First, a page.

Flowers that can be made into jelly include: Black Locust, Honeysuckle, Violets, Lilac, Dandelion, Sunflower, Kudzu, Queen Anne's Lace, Lavender, Elderflower, Hibiscus, Clover (red and white), Rose petals, Nasturtium, and Forsythia.
Here's my method:
- 4 tightly packed cups of flower blooms
- 1 quart of hot (but not boiling) water
- Approximately one cup of pure water
- 1 package of Sure Jel pectin
- 1 tablespoon of bottled lemon juice
- A pinch of butter (about one teaspoon)
- 8 half pint jelly jars (NB: this may make only 7 half pints and one quarter pint.)
- Pick over the blooms, removing dirt and insects.
- Wash the blooms gently in a colander.
- Put the 4 cups of blooms in a quart mason jar.
- Pour 1 quart of hot water over the blooms.
- Let jar cool, and then put in a refrigerator for 24 hours.
- After 24 hours, strain the liquid through a coffee filter or jelly bag. That should leave about 3 cups of liquid.
- Wash the jars, lids and rims, and put the jars into a pot with hot but not boiling water to keep warm while you prepare the jelly.
- Add enough pure water to the flower liquid to make a total of four cups. Place it into a large pot and bring it to a roiling boil.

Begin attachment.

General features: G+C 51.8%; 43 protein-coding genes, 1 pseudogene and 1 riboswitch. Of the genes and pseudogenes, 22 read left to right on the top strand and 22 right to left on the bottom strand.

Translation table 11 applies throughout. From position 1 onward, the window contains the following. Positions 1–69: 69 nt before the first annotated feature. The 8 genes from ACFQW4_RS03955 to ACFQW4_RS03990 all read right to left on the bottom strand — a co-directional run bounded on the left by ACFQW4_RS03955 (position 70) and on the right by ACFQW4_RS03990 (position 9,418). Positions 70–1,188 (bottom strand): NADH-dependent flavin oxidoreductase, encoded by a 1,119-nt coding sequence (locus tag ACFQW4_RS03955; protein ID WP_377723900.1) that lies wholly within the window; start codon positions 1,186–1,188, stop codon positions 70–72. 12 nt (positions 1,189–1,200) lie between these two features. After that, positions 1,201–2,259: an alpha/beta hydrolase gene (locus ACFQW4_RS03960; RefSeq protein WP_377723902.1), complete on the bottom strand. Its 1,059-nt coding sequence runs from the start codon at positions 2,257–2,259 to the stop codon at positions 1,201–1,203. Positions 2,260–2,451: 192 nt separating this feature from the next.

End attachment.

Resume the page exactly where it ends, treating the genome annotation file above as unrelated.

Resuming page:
- Add one package of Sure Jel pectin and one tablespoon of lemon juice to the mixture.
- Bring it to a roiling boil that cannot be stirred down.
- Add five cups of sugar and return the mixture to a roiling boil that can’t be stirred down. Once you reach that stage, boil for one minute.
- After one minute, remove from the heat.
- Stir in a pinch of butter at this stage to help remove bubbles.
- Fill the clean hot jars to the ¼” headspace line.
- Wipe the rim of each jar, then apply a lid and a jar rim, tightening to fingertip tightness.
- Follow your canner’s instructions and water bath can the jars for ten minutes.
- Remove from the canner and place on a towel to cool. After 12 hours, remove the rims and check the jars to ensure the lids have sealed. Any which have not, place in your refrigerator and use within a week. Those that have, store in a dark place.
Note that Redbud blossoms make a gorgeous pink jelly, but the color fades over time. So if you’re gifting them to someone else, do so sooner rather than later. They will still taste the same.